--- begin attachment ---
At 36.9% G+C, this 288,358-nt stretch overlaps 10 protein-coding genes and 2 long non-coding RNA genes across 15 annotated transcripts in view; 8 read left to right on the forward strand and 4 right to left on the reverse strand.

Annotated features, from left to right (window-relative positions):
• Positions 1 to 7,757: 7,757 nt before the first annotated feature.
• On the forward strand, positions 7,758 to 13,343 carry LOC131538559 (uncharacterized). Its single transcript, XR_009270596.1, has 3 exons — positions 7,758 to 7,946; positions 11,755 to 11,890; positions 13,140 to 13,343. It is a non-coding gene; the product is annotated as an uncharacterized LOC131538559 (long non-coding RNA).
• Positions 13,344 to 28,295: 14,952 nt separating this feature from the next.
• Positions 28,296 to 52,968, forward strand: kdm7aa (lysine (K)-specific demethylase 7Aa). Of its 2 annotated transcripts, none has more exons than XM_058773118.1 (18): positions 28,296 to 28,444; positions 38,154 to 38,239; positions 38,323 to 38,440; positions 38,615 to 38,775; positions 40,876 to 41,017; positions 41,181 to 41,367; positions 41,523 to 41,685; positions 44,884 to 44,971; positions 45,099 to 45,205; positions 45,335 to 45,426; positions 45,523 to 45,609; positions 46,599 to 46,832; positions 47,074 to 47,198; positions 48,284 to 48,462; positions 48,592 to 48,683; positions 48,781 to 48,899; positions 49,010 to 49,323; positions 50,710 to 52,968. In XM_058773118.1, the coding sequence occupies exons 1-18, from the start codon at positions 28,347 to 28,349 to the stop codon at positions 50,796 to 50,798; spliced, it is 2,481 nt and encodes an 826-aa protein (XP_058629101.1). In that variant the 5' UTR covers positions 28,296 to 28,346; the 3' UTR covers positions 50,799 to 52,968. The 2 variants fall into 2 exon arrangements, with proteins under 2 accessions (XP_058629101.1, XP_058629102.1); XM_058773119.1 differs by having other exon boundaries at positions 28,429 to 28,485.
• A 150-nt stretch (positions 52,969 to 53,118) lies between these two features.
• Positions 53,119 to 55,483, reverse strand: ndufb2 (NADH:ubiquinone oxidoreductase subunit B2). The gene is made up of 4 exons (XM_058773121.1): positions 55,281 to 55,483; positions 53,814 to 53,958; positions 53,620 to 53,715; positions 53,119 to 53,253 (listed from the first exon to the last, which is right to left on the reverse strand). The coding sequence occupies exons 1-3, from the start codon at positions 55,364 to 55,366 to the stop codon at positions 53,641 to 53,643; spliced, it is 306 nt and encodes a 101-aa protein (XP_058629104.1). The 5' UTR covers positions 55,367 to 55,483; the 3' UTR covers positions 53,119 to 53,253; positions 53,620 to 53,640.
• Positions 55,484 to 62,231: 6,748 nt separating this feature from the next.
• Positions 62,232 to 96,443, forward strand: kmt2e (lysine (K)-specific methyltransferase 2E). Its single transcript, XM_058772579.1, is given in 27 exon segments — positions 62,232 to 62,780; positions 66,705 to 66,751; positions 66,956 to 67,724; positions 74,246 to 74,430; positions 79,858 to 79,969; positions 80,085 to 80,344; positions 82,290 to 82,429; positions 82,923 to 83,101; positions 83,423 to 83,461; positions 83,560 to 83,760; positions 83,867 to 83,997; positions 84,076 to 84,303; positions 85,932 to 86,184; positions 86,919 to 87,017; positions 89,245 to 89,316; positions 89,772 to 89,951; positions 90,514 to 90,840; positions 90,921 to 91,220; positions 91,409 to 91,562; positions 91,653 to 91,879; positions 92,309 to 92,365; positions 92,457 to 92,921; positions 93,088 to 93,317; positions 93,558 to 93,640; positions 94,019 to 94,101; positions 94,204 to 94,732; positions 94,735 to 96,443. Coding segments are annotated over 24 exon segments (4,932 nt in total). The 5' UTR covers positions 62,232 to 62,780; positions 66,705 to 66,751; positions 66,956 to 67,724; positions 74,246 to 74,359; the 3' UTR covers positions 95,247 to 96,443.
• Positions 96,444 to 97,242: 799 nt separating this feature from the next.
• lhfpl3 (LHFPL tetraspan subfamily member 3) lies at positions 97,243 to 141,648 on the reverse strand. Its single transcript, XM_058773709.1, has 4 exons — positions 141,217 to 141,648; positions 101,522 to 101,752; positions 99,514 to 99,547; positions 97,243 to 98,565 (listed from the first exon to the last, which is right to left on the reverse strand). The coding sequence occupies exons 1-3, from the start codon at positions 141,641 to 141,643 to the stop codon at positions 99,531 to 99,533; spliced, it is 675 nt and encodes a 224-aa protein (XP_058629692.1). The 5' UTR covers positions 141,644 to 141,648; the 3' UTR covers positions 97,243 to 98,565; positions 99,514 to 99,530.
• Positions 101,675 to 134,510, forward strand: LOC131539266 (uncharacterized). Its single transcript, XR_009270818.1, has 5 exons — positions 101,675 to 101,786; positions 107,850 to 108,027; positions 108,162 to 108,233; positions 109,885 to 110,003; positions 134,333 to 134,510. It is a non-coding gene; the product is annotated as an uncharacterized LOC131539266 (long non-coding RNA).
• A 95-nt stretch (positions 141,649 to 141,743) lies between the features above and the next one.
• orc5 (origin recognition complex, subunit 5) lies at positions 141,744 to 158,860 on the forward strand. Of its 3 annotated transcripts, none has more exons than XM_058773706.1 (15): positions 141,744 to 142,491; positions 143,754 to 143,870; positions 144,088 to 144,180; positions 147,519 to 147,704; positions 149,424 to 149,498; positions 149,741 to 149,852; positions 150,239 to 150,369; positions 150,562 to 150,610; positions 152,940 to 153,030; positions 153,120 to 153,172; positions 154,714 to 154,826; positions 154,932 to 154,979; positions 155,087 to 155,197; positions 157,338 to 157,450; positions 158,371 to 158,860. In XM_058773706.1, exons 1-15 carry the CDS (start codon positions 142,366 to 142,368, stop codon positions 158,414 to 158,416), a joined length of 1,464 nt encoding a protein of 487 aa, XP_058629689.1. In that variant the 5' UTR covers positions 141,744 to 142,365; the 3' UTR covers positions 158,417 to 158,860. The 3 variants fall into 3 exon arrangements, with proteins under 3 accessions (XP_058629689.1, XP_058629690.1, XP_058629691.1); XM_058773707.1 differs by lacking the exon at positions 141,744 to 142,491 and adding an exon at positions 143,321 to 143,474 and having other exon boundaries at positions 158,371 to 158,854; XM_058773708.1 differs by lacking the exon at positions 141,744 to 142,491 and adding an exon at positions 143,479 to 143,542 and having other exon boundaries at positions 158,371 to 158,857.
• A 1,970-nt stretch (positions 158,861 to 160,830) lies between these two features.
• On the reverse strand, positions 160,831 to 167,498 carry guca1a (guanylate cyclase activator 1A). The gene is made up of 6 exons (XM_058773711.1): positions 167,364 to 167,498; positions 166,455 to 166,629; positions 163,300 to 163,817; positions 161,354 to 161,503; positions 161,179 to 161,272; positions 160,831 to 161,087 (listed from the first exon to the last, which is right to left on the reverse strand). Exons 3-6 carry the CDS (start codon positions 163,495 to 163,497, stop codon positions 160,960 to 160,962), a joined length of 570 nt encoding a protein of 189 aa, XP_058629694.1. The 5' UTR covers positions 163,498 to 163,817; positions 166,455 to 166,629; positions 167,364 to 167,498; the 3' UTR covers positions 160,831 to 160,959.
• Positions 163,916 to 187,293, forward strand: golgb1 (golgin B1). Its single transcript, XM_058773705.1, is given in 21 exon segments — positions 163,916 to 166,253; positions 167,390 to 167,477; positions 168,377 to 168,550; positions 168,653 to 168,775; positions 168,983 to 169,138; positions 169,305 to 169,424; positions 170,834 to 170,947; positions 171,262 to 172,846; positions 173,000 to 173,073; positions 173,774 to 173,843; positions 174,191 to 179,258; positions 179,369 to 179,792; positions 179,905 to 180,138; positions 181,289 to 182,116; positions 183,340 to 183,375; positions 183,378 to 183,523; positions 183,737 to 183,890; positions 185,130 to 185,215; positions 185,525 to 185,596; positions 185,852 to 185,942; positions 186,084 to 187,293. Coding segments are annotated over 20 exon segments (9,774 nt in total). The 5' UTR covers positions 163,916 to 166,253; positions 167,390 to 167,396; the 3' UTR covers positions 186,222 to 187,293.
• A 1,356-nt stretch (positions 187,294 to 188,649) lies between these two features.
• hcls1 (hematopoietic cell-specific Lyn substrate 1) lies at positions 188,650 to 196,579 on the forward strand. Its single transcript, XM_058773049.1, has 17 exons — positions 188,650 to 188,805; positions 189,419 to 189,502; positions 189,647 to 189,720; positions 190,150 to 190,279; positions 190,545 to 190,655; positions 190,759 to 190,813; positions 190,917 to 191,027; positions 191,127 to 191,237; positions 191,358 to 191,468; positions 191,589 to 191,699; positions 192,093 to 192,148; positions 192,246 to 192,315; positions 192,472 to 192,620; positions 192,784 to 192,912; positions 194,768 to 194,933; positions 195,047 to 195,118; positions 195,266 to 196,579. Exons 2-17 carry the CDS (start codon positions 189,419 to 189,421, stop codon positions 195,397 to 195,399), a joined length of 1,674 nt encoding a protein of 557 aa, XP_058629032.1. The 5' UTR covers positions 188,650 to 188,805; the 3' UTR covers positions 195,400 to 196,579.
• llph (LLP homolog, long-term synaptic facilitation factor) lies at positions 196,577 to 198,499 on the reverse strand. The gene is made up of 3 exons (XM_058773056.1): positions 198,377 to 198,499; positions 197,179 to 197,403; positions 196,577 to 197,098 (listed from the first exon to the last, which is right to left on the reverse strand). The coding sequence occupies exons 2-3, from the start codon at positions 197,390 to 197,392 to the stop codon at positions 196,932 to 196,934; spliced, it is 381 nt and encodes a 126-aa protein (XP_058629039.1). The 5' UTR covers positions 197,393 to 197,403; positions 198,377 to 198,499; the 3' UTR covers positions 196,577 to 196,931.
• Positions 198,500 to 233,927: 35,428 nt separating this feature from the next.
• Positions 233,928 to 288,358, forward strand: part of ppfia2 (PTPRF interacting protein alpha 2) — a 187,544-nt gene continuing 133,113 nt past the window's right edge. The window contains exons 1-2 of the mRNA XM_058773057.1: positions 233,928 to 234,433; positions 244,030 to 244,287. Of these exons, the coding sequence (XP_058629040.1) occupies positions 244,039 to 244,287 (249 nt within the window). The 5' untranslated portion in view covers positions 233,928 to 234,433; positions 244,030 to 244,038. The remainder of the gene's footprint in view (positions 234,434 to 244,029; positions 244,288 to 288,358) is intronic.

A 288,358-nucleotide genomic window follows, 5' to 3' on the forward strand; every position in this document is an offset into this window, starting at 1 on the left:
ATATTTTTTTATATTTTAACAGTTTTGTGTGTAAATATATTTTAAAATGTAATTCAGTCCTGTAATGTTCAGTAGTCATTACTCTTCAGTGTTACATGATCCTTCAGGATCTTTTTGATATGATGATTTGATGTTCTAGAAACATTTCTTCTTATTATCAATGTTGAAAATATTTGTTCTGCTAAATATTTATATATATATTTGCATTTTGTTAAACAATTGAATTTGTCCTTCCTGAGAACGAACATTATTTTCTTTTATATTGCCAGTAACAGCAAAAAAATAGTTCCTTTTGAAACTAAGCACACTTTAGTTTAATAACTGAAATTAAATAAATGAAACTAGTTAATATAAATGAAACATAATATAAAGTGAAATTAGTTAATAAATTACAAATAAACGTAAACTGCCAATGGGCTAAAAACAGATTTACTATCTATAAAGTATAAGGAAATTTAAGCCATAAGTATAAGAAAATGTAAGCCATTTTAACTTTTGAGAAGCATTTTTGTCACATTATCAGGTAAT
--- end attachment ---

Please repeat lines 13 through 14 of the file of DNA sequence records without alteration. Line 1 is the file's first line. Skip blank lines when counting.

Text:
• Positions 101,675 to 134,510, forward strand: LOC131539266 (uncharacterized). Its single transcript, XR_009270818.1, has 5 exons — positions 101,675 to 101,786; positions 107,850 to 108,027; positions 108,162 to 108,233; positions 109,885 to 110,003; positions 134,333 to 134,510. It is a non-coding gene; the product is annotated as an uncharacterized LOC131539266 (long non-coding RNA).
• A 95-nt stretch (positions 141,649 to 141,743) lies between the features above and the next one.